What Does It Really Cost to Deliver Life-Saving Aid?
Every few years, I get a certain kind of call from my mother. There has been a flood in Pakistan, or an uptick in the violence in Syria, a string of bad harvests in Ethiopia, and she wants to donate to an organization that will help the people affected by that crisis.
The problem is that she doesn’t have a clue how to judge which organization is doing what, and how well. Of course, she’s checked out Charity Navigator or Guidestar and read about the various organizations’ overhead ratio and their mission statement. But it doesn’t actually tell her much about what the organization can achieve in the affected area, and how far her donated dollar will go.
It’s nice to know that the organization spent only 7 cents of her dollar on overhead, she says, but what exactly did the other 93 cents achieve?
Is the organization building shelters, or providing micro-loans, or disseminating health information?
How does she really know that those interventions make the most difference in the lives of clients, for the limited donor money available?
As an economist, when I hear those kinds of questions, two words immediately come to mind: cost analysis. This is the specialized term that we use (because overcomplicating matters is kind of our modus operandi) to describe a fairly straightforward idea — figuring out how much it costs for each thing that is achieved.
At the International Rescue Committee, this might mean knowing how much it costs in administration and management for every dollar of money transferred to displaced families in Lebanon, or how much it costs per child that learned to read through an IRC education program in the Democratic Republic of the Congo.
We ourselves cite cost figures like this often enough, saying how many dollars it costs to pay for a year of schooling or a safe birth, but in actuality these figures mostly reflect the materials costs of school supplies or the medical equipment, which is not the same as the full resource cost of delivering care and services in emergency settings.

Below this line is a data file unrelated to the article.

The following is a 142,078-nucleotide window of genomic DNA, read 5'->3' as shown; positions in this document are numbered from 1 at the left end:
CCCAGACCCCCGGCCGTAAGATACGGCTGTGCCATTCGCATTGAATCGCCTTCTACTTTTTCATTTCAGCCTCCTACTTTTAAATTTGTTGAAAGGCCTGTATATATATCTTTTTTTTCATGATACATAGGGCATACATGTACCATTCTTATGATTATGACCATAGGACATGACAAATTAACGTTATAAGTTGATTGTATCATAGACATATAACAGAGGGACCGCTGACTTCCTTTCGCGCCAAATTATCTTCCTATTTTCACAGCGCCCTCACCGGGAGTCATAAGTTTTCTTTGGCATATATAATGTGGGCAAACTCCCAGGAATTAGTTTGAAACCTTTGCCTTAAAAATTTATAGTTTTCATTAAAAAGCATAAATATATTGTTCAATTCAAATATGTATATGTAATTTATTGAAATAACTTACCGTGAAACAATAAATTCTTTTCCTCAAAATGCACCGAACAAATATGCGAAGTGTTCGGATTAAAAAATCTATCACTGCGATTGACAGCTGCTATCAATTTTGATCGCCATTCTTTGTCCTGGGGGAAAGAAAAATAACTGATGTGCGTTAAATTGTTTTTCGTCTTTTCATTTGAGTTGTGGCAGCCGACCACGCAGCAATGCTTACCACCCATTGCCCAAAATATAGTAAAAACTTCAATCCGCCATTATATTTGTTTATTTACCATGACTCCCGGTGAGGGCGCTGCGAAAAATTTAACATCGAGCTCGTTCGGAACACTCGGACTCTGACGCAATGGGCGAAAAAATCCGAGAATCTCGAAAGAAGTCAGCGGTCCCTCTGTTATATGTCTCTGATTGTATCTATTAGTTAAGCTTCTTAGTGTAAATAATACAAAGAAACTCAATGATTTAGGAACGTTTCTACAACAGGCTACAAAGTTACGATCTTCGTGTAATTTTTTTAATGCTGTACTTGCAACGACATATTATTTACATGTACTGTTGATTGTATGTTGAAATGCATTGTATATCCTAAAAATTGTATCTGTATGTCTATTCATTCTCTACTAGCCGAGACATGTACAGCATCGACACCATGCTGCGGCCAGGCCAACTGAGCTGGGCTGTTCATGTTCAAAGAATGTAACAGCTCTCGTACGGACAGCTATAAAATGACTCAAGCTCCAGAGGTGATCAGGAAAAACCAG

It may surprise you, the reader, to know that the vast majority of non-profits do not know these things. The humanitarian sector succeeds in tracking its finances up, down, and sideways; the IRC, for example, has nine separate accounting codes, leaving aside the dozens of other ways that donors ask us to track our expenses. But nowhere in that morass of data is a system for linking costs to specific outputs (how many latrines we built, how many children we taught to read) or outcomes (how many cases of cholera were averted, how much literacy rates increased) actually achieved.
To figure this out for any particular program is a challenge, to say the least. As the head of the IRC’s cost analysis team, I may have to sift through anywhere from four to 20 documents to find the data I need. If I open all of the different spreadsheets that allow me to see what a program spent in a certain time period in one place, my computer usually crashes.
Despite the challenges, the IRC is committed to learning how much it costs to deliver key interventions, so we can apply our available resources better and reach as many people as possible with life-saving assistance.
By the end of April 2016, the IRC will finalize 10 separate studies showing the cost per output for key humanitarian interventions — life-saving actions, like treatment for severely malnourished children and case management for survivors of gender-based violence.